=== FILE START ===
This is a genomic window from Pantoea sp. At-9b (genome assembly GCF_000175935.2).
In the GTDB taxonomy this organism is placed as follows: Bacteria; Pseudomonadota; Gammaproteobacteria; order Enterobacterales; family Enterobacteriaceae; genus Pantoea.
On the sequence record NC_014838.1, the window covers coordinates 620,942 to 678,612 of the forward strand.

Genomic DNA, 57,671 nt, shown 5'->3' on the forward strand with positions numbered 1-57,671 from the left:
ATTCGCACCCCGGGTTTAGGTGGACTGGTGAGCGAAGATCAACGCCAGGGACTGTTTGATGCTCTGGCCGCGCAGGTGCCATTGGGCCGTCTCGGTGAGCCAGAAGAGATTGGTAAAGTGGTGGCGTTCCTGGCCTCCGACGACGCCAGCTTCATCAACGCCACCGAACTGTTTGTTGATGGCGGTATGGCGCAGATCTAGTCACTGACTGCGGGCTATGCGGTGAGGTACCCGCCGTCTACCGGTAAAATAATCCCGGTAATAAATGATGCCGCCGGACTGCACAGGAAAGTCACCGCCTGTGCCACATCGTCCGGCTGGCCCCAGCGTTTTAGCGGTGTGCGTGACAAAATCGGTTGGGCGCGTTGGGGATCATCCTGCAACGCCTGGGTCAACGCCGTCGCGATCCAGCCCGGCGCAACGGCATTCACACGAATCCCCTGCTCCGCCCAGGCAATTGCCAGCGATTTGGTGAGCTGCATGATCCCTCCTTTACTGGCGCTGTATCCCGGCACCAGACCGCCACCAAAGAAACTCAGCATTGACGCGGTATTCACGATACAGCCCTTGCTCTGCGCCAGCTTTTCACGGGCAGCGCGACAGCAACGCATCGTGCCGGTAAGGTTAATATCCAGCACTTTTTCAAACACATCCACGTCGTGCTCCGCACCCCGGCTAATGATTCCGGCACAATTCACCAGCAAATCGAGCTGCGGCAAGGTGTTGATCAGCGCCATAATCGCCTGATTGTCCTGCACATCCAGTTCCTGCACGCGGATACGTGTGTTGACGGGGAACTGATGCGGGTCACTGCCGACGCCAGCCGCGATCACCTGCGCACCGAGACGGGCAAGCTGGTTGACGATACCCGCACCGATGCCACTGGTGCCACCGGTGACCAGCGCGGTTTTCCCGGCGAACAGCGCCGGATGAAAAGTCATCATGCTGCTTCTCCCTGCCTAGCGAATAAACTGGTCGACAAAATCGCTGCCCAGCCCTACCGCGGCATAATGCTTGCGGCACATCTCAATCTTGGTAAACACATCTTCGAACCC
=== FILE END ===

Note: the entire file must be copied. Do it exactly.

This is a genomic window from Pantoea sp. At-9b (genome assembly GCF_000175935.2).
In the GTDB taxonomy this organism is placed as follows: Bacteria; Pseudomonadota; Gammaproteobacteria; order Enterobacterales; family Enterobacteriaceae; genus Pantoea.
On the sequence record NC_014838.1, the window covers coordinates 620,942 to 678,612 of the forward strand.

Genomic DNA, 57,671 nt, shown 5'->3' on the forward strand with positions numbered 1-57,671 from the left:
ATTCGCACCCCGGGTTTAGGTGGACTGGTGAGCGAAGATCAACGCCAGGGACTGTTTGATGCTCTGGCCGCGCAGGTGCCATTGGGCCGTCTCGGTGAGCCAGAAGAGATTGGTAAAGTGGTGGCGTTCCTGGCCTCCGACGACGCCAGCTTCATCAACGCCACCGAACTGTTTGTTGATGGCGGTATGGCGCAGATCTAGTCACTGACTGCGGGCTATGCGGTGAGGTACCCGCCGTCTACCGGTAAAATAATCCCGGTAATAAATGATGCCGCCGGACTGCACAGGAAAGTCACCGCCTGTGCCACATCGTCCGGCTGGCCCCAGCGTTTTAGCGGTGTGCGTGACAAAATCGGTTGGGCGCGTTGGGGATCATCCTGCAACGCCTGGGTCAACGCCGTCGCGATCCAGCCCGGCGCAACGGCATTCACACGAATCCCCTGCTCCGCCCAGGCAATTGCCAGCGATTTGGTGAGCTGCATGATCCCTCCTTTACTGGCGCTGTATCCCGGCACCAGACCGCCACCAAAGAAACTCAGCATTGACGCGGTATTCACGATACAGCCCTTGCTCTGCGCCAGCTTTTCACGGGCAGCGCGACAGCAACGCATCGTGCCGGTAAGGTTAATATCCAGCACTTTTTCAAACACATCCACGTCGTGCTCCGCACCCCGGCTAATGATTCCGGCACAATTCACCAGCAAATCGAGCTGCGGCAAGGTGTTGATCAGCGCCATAATCGCCTGATTGTCCTGCACATCCAGTTCCTGCACGCGGATACGTGTGTTGACGGGGAACTGATGCGGGTCACTGCCGACGCCAGCCGCGATCACCTGCGCACCGAGACGGGCAAGCTGGTTGACGATACCCGCACCGATGCCACTGGTGCCACCGGTGACCAGCGCGGTTTTCCCGGCGAACAGCGCCGGATGAAAAGTCATCATGCTGCTTCTCCCTGCCTAGCGAATAAACTGGTCGACAAAATCGCTGCCCAGCCCTACCGCGGCATAATGCTTGCGGCACATCTCAATCTTGGTAAACACATCTTCGAACCC